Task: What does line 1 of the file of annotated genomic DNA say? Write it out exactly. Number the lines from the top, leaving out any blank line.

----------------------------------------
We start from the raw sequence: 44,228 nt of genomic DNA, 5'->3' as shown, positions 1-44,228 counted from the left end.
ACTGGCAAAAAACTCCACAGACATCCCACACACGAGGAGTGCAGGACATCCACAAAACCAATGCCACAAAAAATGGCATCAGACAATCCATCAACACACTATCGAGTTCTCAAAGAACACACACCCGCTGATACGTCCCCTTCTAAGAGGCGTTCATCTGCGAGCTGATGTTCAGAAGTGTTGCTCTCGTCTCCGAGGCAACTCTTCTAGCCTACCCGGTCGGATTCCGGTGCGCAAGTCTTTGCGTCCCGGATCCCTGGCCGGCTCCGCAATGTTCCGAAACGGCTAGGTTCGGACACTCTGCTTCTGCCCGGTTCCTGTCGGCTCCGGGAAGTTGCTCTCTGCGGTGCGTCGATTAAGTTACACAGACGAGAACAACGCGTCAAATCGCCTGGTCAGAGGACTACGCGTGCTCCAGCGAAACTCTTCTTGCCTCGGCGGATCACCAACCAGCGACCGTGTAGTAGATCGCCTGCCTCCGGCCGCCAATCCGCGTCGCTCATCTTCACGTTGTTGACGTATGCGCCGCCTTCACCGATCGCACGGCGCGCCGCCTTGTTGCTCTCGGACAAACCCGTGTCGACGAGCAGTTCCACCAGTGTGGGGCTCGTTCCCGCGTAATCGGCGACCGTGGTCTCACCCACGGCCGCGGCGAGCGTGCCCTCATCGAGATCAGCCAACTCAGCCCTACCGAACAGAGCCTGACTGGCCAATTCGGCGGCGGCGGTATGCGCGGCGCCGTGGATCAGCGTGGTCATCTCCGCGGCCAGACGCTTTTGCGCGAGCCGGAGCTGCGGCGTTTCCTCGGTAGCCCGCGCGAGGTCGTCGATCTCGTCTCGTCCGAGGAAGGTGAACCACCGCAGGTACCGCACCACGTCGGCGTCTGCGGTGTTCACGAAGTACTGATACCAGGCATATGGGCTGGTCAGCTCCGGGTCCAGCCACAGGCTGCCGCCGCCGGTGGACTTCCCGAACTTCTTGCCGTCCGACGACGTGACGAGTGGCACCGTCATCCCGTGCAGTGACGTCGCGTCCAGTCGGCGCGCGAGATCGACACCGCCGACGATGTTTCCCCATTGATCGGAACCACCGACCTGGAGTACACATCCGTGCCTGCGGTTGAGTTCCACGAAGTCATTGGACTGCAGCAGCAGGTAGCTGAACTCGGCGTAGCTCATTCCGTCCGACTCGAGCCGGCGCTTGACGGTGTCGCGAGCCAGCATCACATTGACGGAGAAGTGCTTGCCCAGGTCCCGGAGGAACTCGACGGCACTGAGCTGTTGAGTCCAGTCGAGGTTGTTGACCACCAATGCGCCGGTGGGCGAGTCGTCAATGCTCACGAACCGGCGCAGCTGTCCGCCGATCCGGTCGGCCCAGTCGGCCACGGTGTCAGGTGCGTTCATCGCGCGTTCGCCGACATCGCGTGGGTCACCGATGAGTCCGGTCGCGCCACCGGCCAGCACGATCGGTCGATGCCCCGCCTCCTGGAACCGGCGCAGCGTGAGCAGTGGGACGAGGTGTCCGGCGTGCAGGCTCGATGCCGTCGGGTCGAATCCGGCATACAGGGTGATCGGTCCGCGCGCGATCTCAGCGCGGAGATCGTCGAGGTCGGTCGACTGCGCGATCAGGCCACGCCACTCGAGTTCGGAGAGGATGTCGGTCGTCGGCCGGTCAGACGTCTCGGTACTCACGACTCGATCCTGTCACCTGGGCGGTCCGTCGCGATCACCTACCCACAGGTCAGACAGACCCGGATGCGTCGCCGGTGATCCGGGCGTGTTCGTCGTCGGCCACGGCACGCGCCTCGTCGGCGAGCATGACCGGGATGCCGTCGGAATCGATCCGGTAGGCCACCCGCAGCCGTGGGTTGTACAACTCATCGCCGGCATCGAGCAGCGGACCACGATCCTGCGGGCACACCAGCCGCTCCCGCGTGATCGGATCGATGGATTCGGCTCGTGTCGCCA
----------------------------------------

We start from the raw sequence: 44,228 nt of genomic DNA, 5'->3' as shown, positions 1-44,228 counted from the left end.